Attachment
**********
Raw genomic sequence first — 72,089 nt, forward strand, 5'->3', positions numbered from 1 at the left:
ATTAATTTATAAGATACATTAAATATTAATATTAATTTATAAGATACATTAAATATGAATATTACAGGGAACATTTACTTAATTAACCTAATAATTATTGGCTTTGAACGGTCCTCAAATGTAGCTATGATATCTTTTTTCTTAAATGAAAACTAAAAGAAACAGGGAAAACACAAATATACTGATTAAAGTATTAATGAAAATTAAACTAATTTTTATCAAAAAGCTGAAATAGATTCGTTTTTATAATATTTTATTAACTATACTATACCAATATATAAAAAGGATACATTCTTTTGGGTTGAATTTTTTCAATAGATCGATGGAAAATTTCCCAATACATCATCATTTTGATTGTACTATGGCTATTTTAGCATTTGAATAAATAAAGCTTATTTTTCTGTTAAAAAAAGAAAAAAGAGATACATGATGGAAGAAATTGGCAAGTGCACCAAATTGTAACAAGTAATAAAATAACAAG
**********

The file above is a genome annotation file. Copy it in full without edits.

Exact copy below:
Raw genomic sequence first — 72,089 nt, forward strand, 5'->3', positions numbered from 1 at the left:
ATTAATTTATAAGATACATTAAATATTAATATTAATTTATAAGATACATTAAATATGAATATTACAGGGAACATTTACTTAATTAACCTAATAATTATTGGCTTTGAACGGTCCTCAAATGTAGCTATGATATCTTTTTTCTTAAATGAAAACTAAAAGAAACAGGGAAAACACAAATATACTGATTAAAGTATTAATGAAAATTAAACTAATTTTTATCAAAAAGCTGAAATAGATTCGTTTTTATAATATTTTATTAACTATACTATACCAATATATAAAAAGGATACATTCTTTTGGGTTGAATTTTTTCAATAGATCGATGGAAAATTTCCCAATACATCATCATTTTGATTGTACTATGGCTATTTTAGCATTTGAATAAATAAAGCTTATTTTTCTGTTAAAAAAAGAAAAAAGAGATACATGATGGAAGAAATTGGCAAGTGCACCAAATTGTAACAAGTAATAAAATAACAAG